Ambassador Joseph Wilson on the false premises that Bush and the neocons used to justify an invasion of Iraq, and on the subsequent retaliation levied against him and his wife, CIA operative Valerie Plame, for uncovering one of those untruths (that Saddam was seeking uranium from Niger). Joseph Wilson holds a record of diplomatic service to the United States which is extensive, having served in the diplomatic corps from 1976 to 1998. He was Ambassador to Iraq under the first George Bush and was the last American official to meet with Saddam Hussein prior to Desert Storm. Ambassador Wilson is the author of the best-selling "The Politics of Truth: inside the lies that Led to War and Betrayed My Wife's CIA Identity: A Diplomats Memoir," a riveting account of his revelation that Bush's 2002 State of the Union speech contained falsehoods which were used to push this nation to an unnecessary war--and tells the story of how the Bush administration punished him and his wife for truth-telling. Her career as a CIA operative looking to contain nuclear proliferation was destroyed by operatives in the Bush administration, who would damage the interests of the United States in order to personally retaliate against Ambassador Wilson. Wilson's book, "The Politics of Truth," is in a newly revised and expanded edition. EXPANDED BIO: Ambassador Wilson served as Special Assistant to the President and Senior Director for African Affairs at the National Security Council from June 1997 until July 1998. In that capacity he was responsible for the coordination of U.S. policy to the 48 countries of sub-Saharan Africa, He was one of the principal architects of President Clinton's historic trip to Africa in March 1998. Ambassador Wilson was the Political Advisor to the Commander-in-Chief of United States Armed Forces, Europe, 1995-1997. He served as the U.S. Ambassador to the Gabonese Republic and to the Democratic Republic of Sao Tome and Principe from 1992 to 1995. From 1998 to 1991, Ambassador Wilson served in Baghdad, Iraq as Deputy Chief of Mission at the U.S. Embassy. During ''Desert Shield'' he was the acting Ambassador and was responsible for the negotiations that resulted in the release of several hundred American hostages. He was the last official American to meet with Saddam Hussein before the launching of ''Desert Storm.'' Ambassador Wilson was a member of the U.S. Diplomatic Service from 1976 until 1998. His early assignments included Niamey, Niger, 1976-1978; Lome, Togo, 1978-79; the State Department Bureau of African Affairs, 1979-1981; and Pretoria, South Africa, 1981-1982. In 1982, he was appointed Deputy Chief of Mission in Bujumbura, Burundi. In 1985-1986, he served in the offices of Senator Albert Gore and the House Majority Whip, Representative Thomas Foley, as an American Political Science Association Congressional Fellow. He was Deputy Chief of Mission in Brazzaville, Congo, 1986-88, prior to his assignment to Baghdad. Ambassador Wilson was raised in California and graduated from the University of California at Santa Barbara in 1972. He is a graduate of the Senior Seminar (1972), the most advanced International Affairs training offered by the U.S. Government. He speaks fluent French. Ambassador Wilson holds the Department of Distinguished Service Award, the Department of State Superior and Meritorious Honor Awards, the University of California, Santa Barbara Distinguished Alumnus Award, and the American Foreign Service Association William R. Rivkin Award. Additionally, he has been decorated as a Commander in the Order of the Equatorial Star by the Government of Gabon and as an Admiral in the El Paso Navy by the El Paso County Commissioners. He is married to the former Valerie Plame and has two sons and two daughters.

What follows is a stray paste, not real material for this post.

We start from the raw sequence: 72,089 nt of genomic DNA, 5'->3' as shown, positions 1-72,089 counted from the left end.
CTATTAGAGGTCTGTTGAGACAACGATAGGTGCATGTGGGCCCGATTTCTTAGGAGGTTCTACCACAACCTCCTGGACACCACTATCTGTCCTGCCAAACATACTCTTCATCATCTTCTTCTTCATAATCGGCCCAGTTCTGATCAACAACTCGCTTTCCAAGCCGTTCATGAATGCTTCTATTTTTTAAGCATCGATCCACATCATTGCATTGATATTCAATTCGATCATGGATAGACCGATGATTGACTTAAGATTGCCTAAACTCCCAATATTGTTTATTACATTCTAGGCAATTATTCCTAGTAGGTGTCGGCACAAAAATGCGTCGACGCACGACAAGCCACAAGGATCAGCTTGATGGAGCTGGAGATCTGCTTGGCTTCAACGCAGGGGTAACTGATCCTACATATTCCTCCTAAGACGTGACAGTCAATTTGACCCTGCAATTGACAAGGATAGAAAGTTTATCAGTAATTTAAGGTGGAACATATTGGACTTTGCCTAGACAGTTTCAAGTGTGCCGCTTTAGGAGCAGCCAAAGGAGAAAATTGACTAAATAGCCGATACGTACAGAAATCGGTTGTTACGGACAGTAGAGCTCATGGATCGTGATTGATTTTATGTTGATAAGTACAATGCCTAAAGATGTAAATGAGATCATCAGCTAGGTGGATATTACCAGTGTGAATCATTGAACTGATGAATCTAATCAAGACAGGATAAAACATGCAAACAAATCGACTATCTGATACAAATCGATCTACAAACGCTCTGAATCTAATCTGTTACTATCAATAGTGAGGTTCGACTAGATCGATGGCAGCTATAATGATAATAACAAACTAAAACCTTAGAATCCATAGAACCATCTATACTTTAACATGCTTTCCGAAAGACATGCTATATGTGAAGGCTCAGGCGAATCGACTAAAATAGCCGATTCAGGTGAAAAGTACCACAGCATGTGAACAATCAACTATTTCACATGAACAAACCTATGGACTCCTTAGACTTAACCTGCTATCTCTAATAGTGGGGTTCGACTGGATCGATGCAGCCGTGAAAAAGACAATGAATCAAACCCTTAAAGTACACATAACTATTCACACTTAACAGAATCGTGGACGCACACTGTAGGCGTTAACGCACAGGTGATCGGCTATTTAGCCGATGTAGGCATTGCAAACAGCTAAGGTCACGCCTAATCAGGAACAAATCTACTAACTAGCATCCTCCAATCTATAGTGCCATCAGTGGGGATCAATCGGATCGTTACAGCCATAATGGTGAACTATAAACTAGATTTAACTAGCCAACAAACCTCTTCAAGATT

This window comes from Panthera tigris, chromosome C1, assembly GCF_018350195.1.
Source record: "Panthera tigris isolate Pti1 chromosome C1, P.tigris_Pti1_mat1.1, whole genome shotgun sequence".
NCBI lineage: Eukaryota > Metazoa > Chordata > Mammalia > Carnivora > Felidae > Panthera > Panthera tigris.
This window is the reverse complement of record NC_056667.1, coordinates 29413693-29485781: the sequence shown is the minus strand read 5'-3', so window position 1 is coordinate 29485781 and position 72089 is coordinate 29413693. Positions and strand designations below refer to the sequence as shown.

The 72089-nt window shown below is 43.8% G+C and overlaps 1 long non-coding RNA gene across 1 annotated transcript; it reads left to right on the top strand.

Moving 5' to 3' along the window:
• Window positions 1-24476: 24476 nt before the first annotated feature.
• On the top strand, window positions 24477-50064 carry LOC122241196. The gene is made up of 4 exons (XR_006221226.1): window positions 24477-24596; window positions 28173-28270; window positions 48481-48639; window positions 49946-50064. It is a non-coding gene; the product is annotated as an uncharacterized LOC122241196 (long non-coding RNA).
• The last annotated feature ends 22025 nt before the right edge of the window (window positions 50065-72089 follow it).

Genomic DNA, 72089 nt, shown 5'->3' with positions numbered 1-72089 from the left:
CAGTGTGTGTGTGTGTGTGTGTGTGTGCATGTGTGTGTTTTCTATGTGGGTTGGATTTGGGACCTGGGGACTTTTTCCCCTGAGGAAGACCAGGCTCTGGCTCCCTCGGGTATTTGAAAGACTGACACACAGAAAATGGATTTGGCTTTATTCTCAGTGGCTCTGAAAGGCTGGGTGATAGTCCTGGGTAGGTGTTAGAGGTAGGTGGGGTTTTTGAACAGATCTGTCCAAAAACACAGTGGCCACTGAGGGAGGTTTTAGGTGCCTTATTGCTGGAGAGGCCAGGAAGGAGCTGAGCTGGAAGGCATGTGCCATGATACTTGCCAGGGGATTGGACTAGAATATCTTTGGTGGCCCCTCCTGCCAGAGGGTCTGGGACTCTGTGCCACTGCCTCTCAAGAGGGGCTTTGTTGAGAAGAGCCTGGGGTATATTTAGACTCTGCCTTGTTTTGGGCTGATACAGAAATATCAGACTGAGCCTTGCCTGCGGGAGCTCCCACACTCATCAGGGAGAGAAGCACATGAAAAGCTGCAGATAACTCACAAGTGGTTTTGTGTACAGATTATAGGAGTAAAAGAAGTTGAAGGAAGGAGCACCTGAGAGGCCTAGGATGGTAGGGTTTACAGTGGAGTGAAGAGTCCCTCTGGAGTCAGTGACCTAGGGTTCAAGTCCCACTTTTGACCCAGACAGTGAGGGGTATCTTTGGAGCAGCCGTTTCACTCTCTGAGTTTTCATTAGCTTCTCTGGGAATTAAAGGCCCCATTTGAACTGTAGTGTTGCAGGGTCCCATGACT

Gore Vidal in a unique extended discussion with Ian Masters, on where we are and where we appear to be going as a nation. Mr. Vidal is a prolific novelist, playwright and essayist, and one of the great stylists of contemporary American prose. Vidal made his debut as novelist with Williwaw at the age of 19, while still in the US Army. From then to now, he has written many novels, essays and commentaries. Gore Vidal has also been active in liberal politics. In 1960 he ran unsuccessfully for the US Congress as a Democratic-Liberal candidate in New York. Between 1970 and 1972 he was co-chairman of the left-leaning People's Party. In 1982 Vidal launched a campaign in California for the US senate. He came second out of a field of nine, polling half a million votes. As an essayist Vidal has dealt with a wide range of subjects from literary to issues of national interest, and people he has known. Vidal's family have provided him with a wealth of material, starting from his maternal grandfather, former senator Thomas Pryor Gore and his relation to Jackie Kennedy through one of his mother's marriages. Among his more recent books are: Dreaming War: Blood for Oil and the Cheney-Bush Junta, What Went Wrong in Ohio: the Conyers Report on the 2004 Presidential Election (he provided the introduction), Lincoln: a novel, Inventing a Nation: Washington, Adams and Jefferson, Perpetual War for Perpetual Peace; and the title we're offering up today: Imperial America: Reflections on the United States of Amnesia. Gore Vidal remains one of the most thoughtful, incisive and erudite voices in America today.